Homes Build in the 90's
Many advantages exist buying a 90's constructed home. A few DIY projects, along with a couple gallons of paint and your 90's home isn't far from modern construction in design. When comparing appearance and affordability, a 90's home may be the perfect option.
One disadvantage to consider is the age of the components of the home. Here are a couple of high ticket items listed that if they haven't been replaced yet, may cost you soon:
Water Heater: Typical Lifespan 12-15 yrs
HVAC equipment: Typical Lifespan 15-20 yrs
Rolled Roofing: Typical Lifespan 12-15 yrs
3 Tab Roof Shingle: Typical Lifespan 17-20 yrs
Exterior Paint: Recommend painting every 10 yrs
These are only a few components to consider along with caulking exterior openings, monitoring soil erosion, and damaged weather stripping.
It's also worth considering the future cost of creating an energy efficient home as most energy efficient products and building material did not gain popularity until after the 90's. Things to consider are insulation levels, window insulation, and increased electrical pull from components.
There are a few products from this time period that produced issues in the future for home owners. The biggest issue is that these product can be very difficult to identify even for the trained professional.
Polybutylene piping was used for supply plumbing until the mid-90's, and was considered the pipe of the future due to cost and ease of installation. This material was used in over 10 million homes from the mid-70's to the mid-90's. It's not easily identifiable as it's hidden behind walls and under insulation. PB pipes stopped being used after scores of allegations surfaced regarding piping failure and property damage. Although it's not mandatory, many plumbers would recommend the replacement of this material, which can be a big out of pocket expense.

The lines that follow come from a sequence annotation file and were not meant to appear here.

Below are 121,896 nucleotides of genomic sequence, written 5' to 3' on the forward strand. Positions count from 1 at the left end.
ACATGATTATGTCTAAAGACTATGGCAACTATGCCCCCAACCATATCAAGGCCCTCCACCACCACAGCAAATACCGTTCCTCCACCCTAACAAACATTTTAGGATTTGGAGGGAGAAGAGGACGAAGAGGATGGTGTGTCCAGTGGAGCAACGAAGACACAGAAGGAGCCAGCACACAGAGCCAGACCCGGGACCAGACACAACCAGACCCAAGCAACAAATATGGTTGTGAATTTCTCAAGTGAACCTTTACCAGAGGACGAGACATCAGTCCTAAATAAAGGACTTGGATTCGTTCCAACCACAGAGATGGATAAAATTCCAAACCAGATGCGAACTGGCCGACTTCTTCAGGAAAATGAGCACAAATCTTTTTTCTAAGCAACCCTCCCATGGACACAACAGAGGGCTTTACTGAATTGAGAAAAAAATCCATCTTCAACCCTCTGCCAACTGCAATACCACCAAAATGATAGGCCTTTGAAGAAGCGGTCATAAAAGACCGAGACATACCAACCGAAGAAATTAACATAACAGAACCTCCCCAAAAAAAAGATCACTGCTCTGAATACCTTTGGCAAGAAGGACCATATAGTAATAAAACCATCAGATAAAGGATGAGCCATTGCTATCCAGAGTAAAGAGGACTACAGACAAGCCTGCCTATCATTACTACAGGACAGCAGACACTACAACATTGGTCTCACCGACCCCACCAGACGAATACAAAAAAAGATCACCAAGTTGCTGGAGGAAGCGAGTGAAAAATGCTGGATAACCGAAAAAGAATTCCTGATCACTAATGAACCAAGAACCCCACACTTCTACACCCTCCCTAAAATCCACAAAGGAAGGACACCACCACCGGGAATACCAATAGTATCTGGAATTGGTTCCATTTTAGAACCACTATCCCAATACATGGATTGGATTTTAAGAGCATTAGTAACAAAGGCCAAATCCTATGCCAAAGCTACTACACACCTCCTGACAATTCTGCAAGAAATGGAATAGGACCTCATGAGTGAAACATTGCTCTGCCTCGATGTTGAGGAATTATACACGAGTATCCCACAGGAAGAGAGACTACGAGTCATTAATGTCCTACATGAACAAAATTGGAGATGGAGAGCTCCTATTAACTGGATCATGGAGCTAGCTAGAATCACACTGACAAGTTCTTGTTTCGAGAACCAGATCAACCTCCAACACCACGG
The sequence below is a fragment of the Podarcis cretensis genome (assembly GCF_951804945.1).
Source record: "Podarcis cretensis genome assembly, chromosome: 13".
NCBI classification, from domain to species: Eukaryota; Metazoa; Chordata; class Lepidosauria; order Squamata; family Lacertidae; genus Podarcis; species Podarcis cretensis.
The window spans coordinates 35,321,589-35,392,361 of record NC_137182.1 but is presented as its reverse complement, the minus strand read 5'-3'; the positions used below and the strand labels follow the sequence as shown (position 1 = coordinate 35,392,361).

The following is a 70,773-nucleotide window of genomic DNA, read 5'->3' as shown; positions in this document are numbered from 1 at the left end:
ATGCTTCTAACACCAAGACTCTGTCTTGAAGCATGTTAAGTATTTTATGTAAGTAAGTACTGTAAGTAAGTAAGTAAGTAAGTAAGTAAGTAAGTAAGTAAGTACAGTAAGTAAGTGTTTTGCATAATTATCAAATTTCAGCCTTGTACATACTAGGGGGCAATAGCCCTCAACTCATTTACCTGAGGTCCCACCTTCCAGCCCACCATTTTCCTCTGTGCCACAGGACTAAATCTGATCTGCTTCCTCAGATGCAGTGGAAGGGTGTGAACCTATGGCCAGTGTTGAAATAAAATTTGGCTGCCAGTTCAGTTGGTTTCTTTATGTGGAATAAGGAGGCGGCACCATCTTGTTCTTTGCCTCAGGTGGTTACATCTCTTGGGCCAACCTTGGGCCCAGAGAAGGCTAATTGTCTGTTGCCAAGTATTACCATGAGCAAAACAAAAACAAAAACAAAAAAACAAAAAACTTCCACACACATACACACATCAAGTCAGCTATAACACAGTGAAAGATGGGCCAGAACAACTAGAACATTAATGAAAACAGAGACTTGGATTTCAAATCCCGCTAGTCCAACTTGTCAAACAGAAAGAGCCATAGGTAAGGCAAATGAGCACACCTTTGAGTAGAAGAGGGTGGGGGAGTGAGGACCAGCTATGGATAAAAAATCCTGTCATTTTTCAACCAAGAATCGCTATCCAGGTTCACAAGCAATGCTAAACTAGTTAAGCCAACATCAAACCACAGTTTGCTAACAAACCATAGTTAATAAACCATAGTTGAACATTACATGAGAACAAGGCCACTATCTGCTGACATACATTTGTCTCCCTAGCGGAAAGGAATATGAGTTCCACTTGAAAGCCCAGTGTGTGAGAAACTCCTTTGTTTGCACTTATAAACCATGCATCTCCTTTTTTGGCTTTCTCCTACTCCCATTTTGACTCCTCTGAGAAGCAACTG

Eifs also known as synthetic stucco is a material that has been in use since the 60's. Eifs is an acronym Exterior Insulating and Finish System. Unlike original stucco and other exterior building materials Eifs does not moisture to escape since the material does not breathe. Most issues arising from Eifs begin with bad installation allowing moisture penetration behind a material that will not allow moisture to escape. Excessive moisture can eventually lead to wood rot at the decking and framing below. Eifs can be extremely hard to identify since it has the same exterior appearance as stucco.
As with any age home we recommend having a licensed professional look at the property. Not all risk can be avoided, but knowledge of your homes components can prepare you to be a home owner of this age of home.
The information provided on this website is for home education purposes only and does not reflect what is covered in a home inspection. Some issues or deficiencies may be outside the scope of practice for the home inspector or not readily identifiable. If you have any questions regarding what is covered in the home inspection please email us at firstname.lastname@example.org or contact your inspector.
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